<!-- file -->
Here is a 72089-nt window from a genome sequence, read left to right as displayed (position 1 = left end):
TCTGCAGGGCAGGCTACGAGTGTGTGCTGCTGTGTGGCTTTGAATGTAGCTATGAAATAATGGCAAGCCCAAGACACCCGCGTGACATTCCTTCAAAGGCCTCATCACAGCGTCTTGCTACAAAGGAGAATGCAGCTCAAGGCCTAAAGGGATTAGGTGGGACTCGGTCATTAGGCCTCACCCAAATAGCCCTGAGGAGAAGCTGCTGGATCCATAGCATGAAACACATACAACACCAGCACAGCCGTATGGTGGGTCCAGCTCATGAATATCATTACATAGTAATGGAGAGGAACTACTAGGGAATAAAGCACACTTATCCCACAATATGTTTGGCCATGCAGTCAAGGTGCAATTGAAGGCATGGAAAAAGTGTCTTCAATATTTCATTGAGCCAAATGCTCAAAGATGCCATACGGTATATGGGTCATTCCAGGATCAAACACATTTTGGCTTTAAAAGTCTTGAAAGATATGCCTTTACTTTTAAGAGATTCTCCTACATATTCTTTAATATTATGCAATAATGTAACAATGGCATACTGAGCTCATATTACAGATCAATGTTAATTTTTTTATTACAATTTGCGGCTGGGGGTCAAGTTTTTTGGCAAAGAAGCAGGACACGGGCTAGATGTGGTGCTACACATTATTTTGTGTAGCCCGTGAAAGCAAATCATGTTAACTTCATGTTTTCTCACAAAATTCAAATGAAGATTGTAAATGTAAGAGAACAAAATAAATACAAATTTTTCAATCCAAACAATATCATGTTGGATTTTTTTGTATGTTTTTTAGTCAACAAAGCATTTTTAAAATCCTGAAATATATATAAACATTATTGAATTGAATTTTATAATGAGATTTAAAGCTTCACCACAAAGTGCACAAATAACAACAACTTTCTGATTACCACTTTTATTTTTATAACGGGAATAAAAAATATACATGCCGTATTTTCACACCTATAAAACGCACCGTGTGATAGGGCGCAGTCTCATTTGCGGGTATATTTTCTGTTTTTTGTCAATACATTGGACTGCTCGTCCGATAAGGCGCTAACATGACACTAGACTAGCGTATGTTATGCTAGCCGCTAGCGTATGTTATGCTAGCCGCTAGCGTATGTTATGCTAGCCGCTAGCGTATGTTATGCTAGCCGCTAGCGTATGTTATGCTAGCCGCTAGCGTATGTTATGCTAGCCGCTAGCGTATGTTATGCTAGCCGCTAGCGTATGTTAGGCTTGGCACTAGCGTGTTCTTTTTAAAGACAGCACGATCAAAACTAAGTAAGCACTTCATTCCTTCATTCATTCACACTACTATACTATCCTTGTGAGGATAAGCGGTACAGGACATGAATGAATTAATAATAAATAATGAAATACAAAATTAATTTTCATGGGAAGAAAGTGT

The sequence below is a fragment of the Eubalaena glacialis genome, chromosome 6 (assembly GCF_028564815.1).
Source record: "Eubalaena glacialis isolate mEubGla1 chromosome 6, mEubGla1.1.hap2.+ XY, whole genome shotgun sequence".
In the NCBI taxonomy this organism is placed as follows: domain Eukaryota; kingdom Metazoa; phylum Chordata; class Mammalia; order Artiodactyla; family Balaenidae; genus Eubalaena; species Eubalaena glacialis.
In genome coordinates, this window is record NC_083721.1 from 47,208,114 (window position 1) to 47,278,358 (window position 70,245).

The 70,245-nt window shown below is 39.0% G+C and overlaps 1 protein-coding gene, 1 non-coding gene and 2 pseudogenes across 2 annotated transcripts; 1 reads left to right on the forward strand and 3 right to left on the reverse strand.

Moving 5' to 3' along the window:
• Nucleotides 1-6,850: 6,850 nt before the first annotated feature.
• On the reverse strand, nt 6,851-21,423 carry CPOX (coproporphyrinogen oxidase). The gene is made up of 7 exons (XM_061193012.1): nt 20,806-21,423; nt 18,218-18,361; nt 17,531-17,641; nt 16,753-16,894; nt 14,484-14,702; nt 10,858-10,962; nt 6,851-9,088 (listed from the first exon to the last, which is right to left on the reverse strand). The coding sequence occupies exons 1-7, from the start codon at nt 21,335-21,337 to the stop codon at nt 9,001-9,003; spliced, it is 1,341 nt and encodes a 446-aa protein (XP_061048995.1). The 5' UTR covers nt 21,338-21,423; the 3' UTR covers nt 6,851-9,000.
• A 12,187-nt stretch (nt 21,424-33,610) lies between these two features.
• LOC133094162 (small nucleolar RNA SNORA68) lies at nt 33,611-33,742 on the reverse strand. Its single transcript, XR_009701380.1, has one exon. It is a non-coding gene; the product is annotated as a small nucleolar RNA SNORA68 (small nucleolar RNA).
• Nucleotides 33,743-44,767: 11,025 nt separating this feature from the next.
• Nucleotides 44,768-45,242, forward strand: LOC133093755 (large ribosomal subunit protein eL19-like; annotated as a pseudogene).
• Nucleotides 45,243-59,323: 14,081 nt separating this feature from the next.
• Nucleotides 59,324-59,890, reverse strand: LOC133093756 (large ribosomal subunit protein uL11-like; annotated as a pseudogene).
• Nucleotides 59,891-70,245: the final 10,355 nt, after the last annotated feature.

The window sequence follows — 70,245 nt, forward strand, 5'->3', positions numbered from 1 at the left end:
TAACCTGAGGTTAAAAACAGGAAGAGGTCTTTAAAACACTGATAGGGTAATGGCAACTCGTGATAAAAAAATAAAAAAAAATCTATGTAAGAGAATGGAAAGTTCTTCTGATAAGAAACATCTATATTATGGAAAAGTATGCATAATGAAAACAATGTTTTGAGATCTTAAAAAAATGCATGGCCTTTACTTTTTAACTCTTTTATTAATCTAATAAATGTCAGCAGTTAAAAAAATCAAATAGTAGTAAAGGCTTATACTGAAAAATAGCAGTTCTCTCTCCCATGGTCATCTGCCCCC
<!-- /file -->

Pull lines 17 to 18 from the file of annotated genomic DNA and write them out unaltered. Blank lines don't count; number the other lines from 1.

• Nucleotides 59,891-70,245: the final 10,355 nt, after the last annotated feature.

The window sequence follows — 70,245 nt, forward strand, 5'->3', positions numbered from 1 at the left end: